Friday December 15, 1944, America’s most popular and successful bandleader, Major Alton Glenn Miller, disappeared while traveling as a passenger on a military aircraft flying from England to France. The business commitments that he had put in place in anticipation of his return from military service following World War II survived Miller.
To fulfill a lucrative RCA Victor recording agreement and further the strong Glenn Miller franchise, his manager and wartime administrative officer Donald Wayne Haynes, attorney and estate executor David Mackay and Glenn's widow Helen Miller launched a postwar Glenn Miller Orchestra. The band was set up along the lines of the Miller Army Air Forces (AAF) Orchestra. Many Miller AAF veterans joined the new band. Others declined, including bandleader and drummer Ray McKinley, who had led the AAF Orchestra for live appearances following Miller’s disappearance. Haynes and Mackay approached prewar Glenn Miller star Chief Petty Officer Gordon Lee “Tex” Beneke, USNR, who agreed to lead the new band. Plans were put in place to have the new band assembled, rehearsed and ready to appear by January 1946.
Tex Beneke and his Orchestra became arguably the most successful of the postwar big bands during a period where singers and ballads became more popular on records and radio whereas bands and jazz were less economical to organize and operate. At end of 1948 economics required the elimination of the large string section. By 1950 there was a resurgence of bands that imitated the so-called "Glenn Miller clarinet-lead style" of orchestrations that Miller had used circa-1939. This put pressure on the more progressive and creative Beneke to compete. The irony was that Glenn Miller would have continued to evolve and the Beneke band was his legitimate successor. Disagreements between Beneke and Haynes about style and direction led to a breakup and in December 1950, the Miller Estate and Tex Beneke parted ways.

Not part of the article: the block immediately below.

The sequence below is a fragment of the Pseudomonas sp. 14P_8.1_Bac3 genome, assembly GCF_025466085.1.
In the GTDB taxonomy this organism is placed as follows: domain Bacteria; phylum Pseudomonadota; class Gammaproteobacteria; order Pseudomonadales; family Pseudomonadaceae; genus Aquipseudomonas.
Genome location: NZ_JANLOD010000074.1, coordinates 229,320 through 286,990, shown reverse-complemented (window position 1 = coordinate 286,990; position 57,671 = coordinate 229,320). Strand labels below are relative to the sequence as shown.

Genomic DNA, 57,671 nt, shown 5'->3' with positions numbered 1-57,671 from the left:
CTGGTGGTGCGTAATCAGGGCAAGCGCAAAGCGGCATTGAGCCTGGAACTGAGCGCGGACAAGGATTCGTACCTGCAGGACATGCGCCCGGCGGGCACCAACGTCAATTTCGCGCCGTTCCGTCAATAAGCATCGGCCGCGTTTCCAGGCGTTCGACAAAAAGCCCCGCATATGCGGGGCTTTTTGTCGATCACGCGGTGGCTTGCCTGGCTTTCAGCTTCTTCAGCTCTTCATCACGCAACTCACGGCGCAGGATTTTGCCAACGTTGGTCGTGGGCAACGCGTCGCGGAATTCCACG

The GMA Tex Beneke Catalog details the 1946-1950 recording, radio and personal appearance schedule, including personnel listings and tunes performed, trade-press articles, etc., and includes an index containing the Tex Beneke Music Library, summary of recording sessions, broadcasts, personal appearances, issued recordings and recordings preserved by the GMA.
Updated: November 26, 2016
Thank you to contributors Adrian Daff, John Hesterman, Michael Highton, J. E. Knox, Stephen Kramer, Karl Pearson, Ed Polic, Christopher Popa, Rob Ronzello and Dave Smith for documentation, exhibits and recordings, and to Sony Legacy and the Library of Congress for their support and assistance.
Thank you to Edward Burke, Richard C. March and Garry Stevens (Tex Beneke's lead vocalist) (all deceased) or their Collections preserved by the GMA, and Harry Mackenzie (deceased) for his research.